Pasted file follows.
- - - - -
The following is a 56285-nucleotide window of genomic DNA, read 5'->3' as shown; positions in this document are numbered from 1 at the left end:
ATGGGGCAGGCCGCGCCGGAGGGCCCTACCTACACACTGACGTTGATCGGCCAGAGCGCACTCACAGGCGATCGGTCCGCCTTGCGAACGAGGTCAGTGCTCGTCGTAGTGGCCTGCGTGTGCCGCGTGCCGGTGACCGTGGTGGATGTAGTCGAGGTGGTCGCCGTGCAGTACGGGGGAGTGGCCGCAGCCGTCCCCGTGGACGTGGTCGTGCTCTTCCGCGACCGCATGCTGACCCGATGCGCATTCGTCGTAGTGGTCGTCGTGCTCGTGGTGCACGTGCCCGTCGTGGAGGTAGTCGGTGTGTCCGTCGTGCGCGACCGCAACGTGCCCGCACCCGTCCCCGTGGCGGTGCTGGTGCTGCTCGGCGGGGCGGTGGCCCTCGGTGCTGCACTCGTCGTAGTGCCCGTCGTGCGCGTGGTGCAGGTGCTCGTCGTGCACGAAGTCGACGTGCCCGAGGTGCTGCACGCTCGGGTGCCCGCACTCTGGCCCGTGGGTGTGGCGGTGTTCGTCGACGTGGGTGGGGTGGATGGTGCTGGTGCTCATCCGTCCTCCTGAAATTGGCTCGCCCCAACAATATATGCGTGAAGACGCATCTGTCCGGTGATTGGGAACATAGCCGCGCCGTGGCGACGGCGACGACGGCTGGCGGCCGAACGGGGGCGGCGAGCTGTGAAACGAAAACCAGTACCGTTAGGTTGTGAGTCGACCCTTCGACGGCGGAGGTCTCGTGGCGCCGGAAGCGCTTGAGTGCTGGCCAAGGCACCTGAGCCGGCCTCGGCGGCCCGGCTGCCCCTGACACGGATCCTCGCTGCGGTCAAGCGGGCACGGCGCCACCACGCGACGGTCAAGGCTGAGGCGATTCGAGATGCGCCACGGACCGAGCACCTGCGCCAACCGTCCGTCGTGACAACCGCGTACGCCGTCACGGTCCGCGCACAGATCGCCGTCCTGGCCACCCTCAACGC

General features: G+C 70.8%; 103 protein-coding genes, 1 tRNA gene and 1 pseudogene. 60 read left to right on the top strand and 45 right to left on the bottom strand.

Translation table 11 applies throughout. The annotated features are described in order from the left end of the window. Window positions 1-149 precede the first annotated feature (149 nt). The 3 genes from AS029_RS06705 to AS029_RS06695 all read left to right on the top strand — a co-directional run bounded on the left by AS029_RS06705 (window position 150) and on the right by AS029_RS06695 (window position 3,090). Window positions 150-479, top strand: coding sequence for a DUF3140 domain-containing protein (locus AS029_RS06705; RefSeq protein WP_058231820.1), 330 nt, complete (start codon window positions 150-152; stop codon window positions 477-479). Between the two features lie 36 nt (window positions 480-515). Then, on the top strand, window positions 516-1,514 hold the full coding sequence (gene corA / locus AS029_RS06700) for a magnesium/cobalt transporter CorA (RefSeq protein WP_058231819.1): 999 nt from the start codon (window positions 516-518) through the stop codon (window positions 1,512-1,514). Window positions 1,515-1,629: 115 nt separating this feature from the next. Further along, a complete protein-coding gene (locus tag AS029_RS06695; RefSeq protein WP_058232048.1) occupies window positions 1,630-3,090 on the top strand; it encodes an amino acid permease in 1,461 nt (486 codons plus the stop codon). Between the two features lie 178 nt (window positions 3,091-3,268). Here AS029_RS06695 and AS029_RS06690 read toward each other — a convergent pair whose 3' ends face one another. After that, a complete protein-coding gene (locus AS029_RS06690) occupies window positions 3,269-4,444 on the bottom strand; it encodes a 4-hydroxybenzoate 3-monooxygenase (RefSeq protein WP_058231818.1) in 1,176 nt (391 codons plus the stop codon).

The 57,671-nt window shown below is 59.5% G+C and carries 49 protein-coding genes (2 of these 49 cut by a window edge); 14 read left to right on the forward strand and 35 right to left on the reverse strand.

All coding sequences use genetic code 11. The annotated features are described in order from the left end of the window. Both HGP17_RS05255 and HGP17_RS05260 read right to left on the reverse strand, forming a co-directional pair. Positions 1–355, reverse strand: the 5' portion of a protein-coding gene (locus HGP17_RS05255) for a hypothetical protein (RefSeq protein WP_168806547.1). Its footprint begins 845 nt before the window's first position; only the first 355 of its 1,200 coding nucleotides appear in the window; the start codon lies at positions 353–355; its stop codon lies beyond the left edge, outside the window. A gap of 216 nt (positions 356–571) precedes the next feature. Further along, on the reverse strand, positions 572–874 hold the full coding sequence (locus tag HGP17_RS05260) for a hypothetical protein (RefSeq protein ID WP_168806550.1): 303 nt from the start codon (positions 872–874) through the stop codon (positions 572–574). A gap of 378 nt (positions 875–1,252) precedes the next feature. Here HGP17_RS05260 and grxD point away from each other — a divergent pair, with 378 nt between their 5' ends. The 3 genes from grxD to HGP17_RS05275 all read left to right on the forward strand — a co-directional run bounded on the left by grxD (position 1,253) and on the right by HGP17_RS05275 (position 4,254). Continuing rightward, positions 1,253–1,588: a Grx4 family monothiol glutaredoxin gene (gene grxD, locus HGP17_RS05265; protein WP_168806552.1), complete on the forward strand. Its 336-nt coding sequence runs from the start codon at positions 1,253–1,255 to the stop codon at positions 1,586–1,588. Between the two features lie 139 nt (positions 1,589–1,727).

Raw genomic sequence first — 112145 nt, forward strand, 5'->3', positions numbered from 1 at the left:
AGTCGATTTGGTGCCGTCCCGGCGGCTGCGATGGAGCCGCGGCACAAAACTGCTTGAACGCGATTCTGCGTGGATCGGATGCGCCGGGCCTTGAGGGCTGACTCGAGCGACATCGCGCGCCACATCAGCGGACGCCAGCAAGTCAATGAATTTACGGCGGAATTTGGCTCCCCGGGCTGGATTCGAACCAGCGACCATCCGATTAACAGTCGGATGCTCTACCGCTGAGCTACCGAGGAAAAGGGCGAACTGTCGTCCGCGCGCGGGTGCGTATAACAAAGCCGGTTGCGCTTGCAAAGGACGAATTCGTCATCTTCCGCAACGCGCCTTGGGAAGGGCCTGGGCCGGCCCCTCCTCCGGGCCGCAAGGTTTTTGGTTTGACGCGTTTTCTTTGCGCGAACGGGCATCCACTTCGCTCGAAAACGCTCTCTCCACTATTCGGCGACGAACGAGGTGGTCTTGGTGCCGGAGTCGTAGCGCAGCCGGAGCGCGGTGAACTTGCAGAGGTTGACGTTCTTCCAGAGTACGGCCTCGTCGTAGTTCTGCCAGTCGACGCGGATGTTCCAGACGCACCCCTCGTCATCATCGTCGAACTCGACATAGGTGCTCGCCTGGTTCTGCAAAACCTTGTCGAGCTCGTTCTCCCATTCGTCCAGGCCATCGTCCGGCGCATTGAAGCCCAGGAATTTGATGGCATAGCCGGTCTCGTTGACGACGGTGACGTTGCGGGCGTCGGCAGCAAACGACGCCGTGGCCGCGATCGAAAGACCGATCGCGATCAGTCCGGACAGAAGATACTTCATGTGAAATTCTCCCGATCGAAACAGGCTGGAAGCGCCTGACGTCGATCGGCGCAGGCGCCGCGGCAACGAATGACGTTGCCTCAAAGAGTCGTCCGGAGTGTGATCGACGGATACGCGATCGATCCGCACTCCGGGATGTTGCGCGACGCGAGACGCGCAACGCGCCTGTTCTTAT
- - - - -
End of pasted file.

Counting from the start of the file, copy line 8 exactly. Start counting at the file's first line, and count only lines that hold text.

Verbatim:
AGTCGATTTGGTGCCGTCCCGGCGGCTGCGATGGAGCCGCGGCACAAAACTGCTTGAACGCGATTCTGCGTGGATCGGATGCGCCGGGCCTTGAGGGCTGACTCGAGCGACATCGCGCGCCACATCAGCGGACGCCAGCAAGTCAATGAATTTACGGCGGAATTTGGCTCCCCGGGCTGGATTCGAACCAGCGACCATCCGATTAACAGTCGGATGCTCTACCGCTGAGCTACCGAGGAAAAGGGCGAACTGTCGTCCGCGCGCGGGTGCGTATAACAAAGCCGGTTGCGCTTGCAAAGGACGAATTCGTCATCTTCCGCAACGCGCCTTGGGAAGGGCCTGGGCCGGCCCCTCCTCCGGGCCGCAAGGTTTTTGGTTTGACGCGTTTTCTTTGCGCGAACGGGCATCCACTTCGCTCGAAAACGCTCTCTCCACTATTCGGCGACGAACGAGGTGGTCTTGGTGCCGGAGTCGTAGCGCAGCCGGAGCGCGGTGAACTTGCAGAGGTTGACGTTCTTCCAGAGTACGGCCTCGTCGTAGTTCTGCCAGTCGACGCGGATGTTCCAGACGCACCCCTCGTCATCATCGTCGAACTCGACATAGGTGCTCGCCTGGTTCTGCAAAACCTTGTCGAGCTCGTTCTCCCATTCGTCCAGGCCATCGTCCGGCGCATTGAAGCCCAGGAATTTGATGGCATAGCCGGTCTCGTTGACGACGGTGACGTTGCGGGCGTCGGCAGCAAACGACGCCGTGGCCGCGATCGAAAGACCGATCGCGATCAGTCCGGACAGAAGATACTTCATGTGAAATTCTCCCGATCGAAACAGGCTGGAAGCGCCTGACGTCGATCGGCGCAGGCGCCGCGGCAACGAATGACGTTGCCTCAAAGAGTCGTCCGGAGTGTGATCGACGGATACGCGATCGATCCGCACTCCGGGATGTTGCGCGACGCGAGACGCGCAACGCGCCTGTTCTTAT